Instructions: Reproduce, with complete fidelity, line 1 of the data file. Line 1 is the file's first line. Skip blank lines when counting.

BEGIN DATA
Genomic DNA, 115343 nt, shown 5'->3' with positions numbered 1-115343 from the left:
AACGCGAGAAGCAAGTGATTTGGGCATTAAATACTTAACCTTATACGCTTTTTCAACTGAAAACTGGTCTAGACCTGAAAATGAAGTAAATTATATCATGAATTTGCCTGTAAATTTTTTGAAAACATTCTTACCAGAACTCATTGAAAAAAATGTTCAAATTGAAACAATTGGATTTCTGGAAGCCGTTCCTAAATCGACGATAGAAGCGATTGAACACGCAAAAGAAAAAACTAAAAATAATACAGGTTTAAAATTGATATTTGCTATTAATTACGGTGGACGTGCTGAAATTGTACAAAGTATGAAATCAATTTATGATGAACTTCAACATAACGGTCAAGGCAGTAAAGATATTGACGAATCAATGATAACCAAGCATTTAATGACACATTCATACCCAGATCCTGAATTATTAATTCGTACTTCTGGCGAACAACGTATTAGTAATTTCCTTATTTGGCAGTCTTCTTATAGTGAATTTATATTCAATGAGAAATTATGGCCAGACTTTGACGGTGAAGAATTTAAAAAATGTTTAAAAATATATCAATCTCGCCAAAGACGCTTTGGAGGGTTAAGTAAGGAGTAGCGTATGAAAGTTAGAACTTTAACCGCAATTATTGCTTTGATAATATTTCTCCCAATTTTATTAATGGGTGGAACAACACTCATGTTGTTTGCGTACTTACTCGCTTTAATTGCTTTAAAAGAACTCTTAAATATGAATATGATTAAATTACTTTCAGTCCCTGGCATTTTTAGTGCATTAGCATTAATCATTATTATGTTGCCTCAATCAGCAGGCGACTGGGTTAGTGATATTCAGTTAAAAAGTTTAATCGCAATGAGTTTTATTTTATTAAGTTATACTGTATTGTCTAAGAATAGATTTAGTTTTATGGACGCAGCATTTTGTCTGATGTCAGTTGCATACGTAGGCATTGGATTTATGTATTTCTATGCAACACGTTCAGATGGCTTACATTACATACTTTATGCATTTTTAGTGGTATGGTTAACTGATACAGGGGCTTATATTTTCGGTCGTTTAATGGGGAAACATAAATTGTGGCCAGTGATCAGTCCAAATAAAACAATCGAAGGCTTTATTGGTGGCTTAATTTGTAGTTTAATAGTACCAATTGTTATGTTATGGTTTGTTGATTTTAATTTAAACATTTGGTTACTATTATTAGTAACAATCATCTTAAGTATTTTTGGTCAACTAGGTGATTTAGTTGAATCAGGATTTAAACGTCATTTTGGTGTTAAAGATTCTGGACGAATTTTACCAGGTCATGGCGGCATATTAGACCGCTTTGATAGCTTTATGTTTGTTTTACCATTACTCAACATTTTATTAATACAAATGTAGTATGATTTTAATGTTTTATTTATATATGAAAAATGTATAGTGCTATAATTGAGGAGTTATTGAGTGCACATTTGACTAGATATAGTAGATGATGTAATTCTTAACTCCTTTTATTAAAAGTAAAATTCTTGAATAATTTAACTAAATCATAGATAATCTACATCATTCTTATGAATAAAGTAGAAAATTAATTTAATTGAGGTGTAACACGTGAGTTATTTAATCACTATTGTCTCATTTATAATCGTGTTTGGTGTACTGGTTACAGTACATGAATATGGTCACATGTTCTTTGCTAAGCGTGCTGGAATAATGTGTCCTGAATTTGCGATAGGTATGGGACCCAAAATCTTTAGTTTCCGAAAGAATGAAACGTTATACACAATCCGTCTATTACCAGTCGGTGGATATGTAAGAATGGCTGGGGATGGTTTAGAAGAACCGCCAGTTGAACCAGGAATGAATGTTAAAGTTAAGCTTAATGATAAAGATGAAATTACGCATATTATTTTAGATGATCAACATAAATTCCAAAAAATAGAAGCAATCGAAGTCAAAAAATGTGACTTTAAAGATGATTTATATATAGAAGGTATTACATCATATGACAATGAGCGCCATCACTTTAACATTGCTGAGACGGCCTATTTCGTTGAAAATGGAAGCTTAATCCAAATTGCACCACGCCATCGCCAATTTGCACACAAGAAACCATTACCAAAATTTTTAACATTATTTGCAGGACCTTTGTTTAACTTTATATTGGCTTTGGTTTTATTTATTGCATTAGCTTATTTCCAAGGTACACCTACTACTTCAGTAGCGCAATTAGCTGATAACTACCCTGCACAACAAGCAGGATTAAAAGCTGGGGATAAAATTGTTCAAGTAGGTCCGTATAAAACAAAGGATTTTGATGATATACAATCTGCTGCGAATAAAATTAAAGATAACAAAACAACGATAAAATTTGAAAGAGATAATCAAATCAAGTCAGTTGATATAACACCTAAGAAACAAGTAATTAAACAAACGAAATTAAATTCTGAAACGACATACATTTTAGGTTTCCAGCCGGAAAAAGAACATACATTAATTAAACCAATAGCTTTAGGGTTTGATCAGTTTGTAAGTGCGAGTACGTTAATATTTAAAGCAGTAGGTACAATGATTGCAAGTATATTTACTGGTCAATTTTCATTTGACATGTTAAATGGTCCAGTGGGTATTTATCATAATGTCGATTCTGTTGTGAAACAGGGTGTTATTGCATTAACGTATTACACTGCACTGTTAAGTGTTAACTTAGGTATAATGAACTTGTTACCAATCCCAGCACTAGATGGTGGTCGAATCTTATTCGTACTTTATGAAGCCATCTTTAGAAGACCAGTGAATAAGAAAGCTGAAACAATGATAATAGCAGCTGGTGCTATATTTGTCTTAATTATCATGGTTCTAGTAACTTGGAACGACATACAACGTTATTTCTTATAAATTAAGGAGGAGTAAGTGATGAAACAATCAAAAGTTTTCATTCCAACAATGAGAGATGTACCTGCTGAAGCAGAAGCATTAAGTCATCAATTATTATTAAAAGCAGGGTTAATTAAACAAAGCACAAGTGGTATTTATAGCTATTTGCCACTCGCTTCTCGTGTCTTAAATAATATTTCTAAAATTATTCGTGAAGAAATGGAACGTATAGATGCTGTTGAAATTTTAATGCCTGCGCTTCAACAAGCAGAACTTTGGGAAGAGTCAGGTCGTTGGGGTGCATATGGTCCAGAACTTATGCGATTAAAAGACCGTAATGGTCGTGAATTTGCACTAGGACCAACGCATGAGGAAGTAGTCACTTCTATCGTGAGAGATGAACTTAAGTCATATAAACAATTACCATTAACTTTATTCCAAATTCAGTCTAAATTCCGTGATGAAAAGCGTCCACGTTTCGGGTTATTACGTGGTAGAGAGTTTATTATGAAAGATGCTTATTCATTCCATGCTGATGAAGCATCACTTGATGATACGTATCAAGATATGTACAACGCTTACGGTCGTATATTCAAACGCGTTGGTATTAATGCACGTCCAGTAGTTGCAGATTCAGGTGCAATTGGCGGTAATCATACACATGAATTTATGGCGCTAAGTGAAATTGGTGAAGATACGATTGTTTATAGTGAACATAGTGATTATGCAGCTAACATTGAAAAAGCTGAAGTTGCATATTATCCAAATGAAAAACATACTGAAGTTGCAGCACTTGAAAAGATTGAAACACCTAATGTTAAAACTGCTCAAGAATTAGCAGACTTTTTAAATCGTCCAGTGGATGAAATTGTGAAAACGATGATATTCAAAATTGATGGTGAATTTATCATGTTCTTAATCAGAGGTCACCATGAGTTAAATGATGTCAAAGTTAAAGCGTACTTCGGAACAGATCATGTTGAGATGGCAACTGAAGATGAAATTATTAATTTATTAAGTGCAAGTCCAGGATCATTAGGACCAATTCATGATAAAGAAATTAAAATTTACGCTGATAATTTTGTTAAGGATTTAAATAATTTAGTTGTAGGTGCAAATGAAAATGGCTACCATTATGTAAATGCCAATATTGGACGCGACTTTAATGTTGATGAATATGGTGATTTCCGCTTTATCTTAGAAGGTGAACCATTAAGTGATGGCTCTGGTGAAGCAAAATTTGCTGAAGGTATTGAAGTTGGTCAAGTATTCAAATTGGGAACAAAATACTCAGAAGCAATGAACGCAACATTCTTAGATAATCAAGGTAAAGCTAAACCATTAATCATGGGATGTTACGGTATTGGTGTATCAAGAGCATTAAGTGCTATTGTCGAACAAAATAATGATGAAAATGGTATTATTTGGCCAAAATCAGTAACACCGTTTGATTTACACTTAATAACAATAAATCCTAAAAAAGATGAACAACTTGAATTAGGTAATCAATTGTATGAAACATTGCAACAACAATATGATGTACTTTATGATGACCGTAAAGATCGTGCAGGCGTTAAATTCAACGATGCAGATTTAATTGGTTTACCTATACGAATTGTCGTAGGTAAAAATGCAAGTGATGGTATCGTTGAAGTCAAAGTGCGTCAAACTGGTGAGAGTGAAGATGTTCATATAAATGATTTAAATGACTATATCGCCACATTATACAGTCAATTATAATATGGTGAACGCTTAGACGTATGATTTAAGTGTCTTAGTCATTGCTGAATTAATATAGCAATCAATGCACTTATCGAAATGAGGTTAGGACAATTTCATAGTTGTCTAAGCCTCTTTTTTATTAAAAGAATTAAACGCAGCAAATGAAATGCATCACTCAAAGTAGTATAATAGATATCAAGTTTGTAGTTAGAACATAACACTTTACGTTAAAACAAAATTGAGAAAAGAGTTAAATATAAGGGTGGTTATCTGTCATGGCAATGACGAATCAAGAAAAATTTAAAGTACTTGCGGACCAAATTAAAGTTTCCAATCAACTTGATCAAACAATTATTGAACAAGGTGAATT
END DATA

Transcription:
Genomic DNA, 115343 nt, shown 5'->3' with positions numbered 1-115343 from the left: